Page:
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A recent trend has emerged in the world of corporate cybersecurity. In the wake of cyber breaches, upper management is increasingly being held legally responsible for failures to manage a company’s cyber risks. But, cyber insurance does not often cover tort suits (general negligence or strict liability) brought by consumers and shareholders, or other legal actions brought by federal and state agencies. As such, Directors & Officers (D&O) and Errors & Omissions (E&O) policies should also be purchased to protect against the full range of possibilities that emerge in the wake of a corporate cyber breach.

Consider the most widely-publicized corporate cybersecurity breach in history: in the winter of 2013, the credit card information of more than 40 million Target customers was stolen by hackers. The breach ultimately cost Target an estimated $1 billion; top executives, including CEO Gregg Steinhafel, were forced out. Now, seven directors and officers are embroiled in legal battles, thanks to “no less than nine class action lawsuits filed against Target on behalf of aggrieved customers” and two derivative shareholders suits specifically against upper management.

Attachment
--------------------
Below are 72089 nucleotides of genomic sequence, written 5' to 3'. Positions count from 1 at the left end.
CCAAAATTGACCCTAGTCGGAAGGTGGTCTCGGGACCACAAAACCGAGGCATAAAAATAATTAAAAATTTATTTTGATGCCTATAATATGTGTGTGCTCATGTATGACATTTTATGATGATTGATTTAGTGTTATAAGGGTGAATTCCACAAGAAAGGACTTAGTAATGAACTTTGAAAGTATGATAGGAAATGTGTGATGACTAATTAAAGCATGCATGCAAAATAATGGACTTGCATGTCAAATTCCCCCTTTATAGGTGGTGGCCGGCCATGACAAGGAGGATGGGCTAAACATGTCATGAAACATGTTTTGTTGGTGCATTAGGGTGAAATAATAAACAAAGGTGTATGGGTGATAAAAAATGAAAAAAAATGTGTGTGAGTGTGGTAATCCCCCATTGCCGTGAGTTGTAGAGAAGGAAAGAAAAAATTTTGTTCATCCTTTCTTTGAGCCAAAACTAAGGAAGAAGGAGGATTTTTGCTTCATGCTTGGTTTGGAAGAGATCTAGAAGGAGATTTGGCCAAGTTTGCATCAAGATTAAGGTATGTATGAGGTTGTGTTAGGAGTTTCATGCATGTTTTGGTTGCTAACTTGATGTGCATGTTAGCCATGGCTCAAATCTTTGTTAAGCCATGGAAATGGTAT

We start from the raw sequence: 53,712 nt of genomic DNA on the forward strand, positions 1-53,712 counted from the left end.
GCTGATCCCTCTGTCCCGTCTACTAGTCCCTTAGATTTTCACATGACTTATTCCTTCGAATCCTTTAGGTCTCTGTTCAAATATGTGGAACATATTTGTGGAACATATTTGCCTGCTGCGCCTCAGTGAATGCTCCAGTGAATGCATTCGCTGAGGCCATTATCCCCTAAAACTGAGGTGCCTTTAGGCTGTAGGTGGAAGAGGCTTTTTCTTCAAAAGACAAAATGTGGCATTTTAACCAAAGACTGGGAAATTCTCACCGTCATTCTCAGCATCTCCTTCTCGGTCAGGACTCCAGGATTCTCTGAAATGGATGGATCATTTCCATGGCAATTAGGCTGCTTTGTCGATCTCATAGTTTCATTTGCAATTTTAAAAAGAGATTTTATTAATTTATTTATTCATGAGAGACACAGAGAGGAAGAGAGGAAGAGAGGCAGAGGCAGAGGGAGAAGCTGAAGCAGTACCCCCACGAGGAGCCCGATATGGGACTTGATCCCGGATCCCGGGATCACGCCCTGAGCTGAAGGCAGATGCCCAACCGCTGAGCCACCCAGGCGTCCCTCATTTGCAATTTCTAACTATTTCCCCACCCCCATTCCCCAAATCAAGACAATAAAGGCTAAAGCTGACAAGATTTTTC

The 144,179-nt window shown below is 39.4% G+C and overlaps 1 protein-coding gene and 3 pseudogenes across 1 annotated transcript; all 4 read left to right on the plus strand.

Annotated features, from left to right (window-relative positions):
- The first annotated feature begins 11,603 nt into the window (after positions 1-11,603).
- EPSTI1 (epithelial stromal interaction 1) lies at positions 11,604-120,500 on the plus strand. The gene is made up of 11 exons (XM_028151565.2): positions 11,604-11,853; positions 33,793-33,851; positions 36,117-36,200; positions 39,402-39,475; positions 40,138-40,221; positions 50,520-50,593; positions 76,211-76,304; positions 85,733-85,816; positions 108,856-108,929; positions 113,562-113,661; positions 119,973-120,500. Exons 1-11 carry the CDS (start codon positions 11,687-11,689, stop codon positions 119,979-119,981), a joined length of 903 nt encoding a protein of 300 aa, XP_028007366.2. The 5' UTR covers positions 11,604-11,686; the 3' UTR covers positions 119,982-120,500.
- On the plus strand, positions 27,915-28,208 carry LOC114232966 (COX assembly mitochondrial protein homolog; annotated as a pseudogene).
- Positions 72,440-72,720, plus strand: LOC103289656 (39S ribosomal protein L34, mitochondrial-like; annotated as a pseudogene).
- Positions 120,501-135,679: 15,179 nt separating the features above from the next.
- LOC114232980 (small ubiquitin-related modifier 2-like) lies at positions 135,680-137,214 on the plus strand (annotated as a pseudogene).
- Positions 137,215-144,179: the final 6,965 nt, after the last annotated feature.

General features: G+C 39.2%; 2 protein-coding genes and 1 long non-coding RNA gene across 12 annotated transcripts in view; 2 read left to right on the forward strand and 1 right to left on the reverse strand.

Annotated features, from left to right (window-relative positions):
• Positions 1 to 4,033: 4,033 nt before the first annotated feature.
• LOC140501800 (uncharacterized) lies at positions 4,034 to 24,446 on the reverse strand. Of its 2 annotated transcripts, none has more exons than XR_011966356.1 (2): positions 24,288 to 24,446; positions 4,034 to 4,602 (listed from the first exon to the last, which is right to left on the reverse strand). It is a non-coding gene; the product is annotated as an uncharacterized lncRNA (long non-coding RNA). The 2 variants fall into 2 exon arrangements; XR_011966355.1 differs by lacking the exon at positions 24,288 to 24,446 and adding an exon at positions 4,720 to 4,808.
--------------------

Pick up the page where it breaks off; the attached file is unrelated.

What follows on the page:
These directors and officers, though, might consider themselves lucky that the situation is not worse. Wyndham Worldwide Corporation, which also weathered a derivative shareholder lawsuit against its board after a data-breach, was not so lucky. After successfully fighting that suit, and at no small cost, the company lost a case brought by the FTC that alleged it had engaged in unfair and deceptive acts in touting the strength of its cybersecurity on its website. The point: that large corporations are no longer always considered the victims of cyber breaches in the eyes of agencies like the FTC and the SEC, or by state attorneys general. After a successful case against investment advisor R.T. Jones, the SEC stated, “Boards that choose to ignore, or minimize, the importance of cybersecurity do so at their own peril.”

With customers, shareholders and federal agencies all representing potential legal threats in the wake of a cyber breach, less is not more when it comes to insurance. To cover the potential gaps in cyber insurance, D&O and E&O policies should be purchased as well. Furthermore, directors and officers should educate themselves on the extent of their companies’ cyber-risks, and should take the necessary precautions to minimize them. Cybersecurity is a difficult and rapidly-evolving issue. It should demand the attention of directors and officers, not just for the sake of their consumers and shareholders, but also, now, for their own sake.

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